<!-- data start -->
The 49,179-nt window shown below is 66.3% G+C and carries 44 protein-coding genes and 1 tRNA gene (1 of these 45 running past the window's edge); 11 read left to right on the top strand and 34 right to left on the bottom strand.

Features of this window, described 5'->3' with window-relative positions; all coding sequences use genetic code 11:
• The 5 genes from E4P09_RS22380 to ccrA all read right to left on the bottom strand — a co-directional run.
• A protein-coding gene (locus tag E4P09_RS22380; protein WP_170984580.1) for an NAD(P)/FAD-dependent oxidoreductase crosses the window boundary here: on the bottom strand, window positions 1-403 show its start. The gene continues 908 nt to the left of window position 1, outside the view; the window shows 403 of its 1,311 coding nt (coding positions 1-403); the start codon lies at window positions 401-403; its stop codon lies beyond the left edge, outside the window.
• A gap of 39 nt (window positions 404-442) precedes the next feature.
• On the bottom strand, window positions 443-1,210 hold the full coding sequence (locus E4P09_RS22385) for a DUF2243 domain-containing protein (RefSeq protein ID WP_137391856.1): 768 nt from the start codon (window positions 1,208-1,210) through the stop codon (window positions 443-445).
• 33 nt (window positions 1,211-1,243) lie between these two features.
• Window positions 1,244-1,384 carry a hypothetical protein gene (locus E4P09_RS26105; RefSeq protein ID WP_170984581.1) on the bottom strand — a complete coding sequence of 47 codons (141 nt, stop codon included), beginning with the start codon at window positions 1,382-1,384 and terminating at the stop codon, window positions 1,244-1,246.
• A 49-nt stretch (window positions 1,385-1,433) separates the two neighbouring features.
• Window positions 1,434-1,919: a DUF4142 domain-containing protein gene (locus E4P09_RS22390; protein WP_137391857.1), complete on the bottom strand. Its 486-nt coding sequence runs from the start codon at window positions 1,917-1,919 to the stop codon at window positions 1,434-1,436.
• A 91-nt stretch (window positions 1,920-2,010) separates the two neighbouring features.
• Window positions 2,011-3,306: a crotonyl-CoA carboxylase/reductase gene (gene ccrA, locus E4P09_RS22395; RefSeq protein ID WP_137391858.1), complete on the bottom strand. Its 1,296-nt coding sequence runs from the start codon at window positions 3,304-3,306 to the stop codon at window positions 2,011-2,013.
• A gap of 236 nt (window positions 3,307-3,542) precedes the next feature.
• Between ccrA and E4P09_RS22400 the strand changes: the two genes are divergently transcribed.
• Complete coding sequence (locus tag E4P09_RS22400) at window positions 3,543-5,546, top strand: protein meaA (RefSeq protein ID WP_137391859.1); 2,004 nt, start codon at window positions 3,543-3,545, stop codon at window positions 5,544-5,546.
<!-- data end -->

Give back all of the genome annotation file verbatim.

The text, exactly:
The 49,179-nt window shown below is 66.3% G+C and carries 44 protein-coding genes and 1 tRNA gene (1 of these 45 running past the window's edge); 11 read left to right on the top strand and 34 right to left on the bottom strand.

Features of this window, described 5'->3' with window-relative positions; all coding sequences use genetic code 11:
• The 5 genes from E4P09_RS22380 to ccrA all read right to left on the bottom strand — a co-directional run.
• A protein-coding gene (locus tag E4P09_RS22380; protein WP_170984580.1) for an NAD(P)/FAD-dependent oxidoreductase crosses the window boundary here: on the bottom strand, window positions 1-403 show its start. The gene continues 908 nt to the left of window position 1, outside the view; the window shows 403 of its 1,311 coding nt (coding positions 1-403); the start codon lies at window positions 401-403; its stop codon lies beyond the left edge, outside the window.
• A gap of 39 nt (window positions 404-442) precedes the next feature.
• On the bottom strand, window positions 443-1,210 hold the full coding sequence (locus E4P09_RS22385) for a DUF2243 domain-containing protein (RefSeq protein ID WP_137391856.1): 768 nt from the start codon (window positions 1,208-1,210) through the stop codon (window positions 443-445).
• 33 nt (window positions 1,211-1,243) lie between these two features.
• Window positions 1,244-1,384 carry a hypothetical protein gene (locus E4P09_RS26105; RefSeq protein ID WP_170984581.1) on the bottom strand — a complete coding sequence of 47 codons (141 nt, stop codon included), beginning with the start codon at window positions 1,382-1,384 and terminating at the stop codon, window positions 1,244-1,246.
• A 49-nt stretch (window positions 1,385-1,433) separates the two neighbouring features.
• Window positions 1,434-1,919: a DUF4142 domain-containing protein gene (locus E4P09_RS22390; protein WP_137391857.1), complete on the bottom strand. Its 486-nt coding sequence runs from the start codon at window positions 1,917-1,919 to the stop codon at window positions 1,434-1,436.
• A 91-nt stretch (window positions 1,920-2,010) separates the two neighbouring features.
• Window positions 2,011-3,306: a crotonyl-CoA carboxylase/reductase gene (gene ccrA, locus E4P09_RS22395; RefSeq protein ID WP_137391858.1), complete on the bottom strand. Its 1,296-nt coding sequence runs from the start codon at window positions 3,304-3,306 to the stop codon at window positions 2,011-2,013.
• A gap of 236 nt (window positions 3,307-3,542) precedes the next feature.
• Between ccrA and E4P09_RS22400 the strand changes: the two genes are divergently transcribed.
• Complete coding sequence (locus tag E4P09_RS22400) at window positions 3,543-5,546, top strand: protein meaA (RefSeq protein ID WP_137391859.1); 2,004 nt, start codon at window positions 3,543-3,545, stop codon at window positions 5,544-5,546.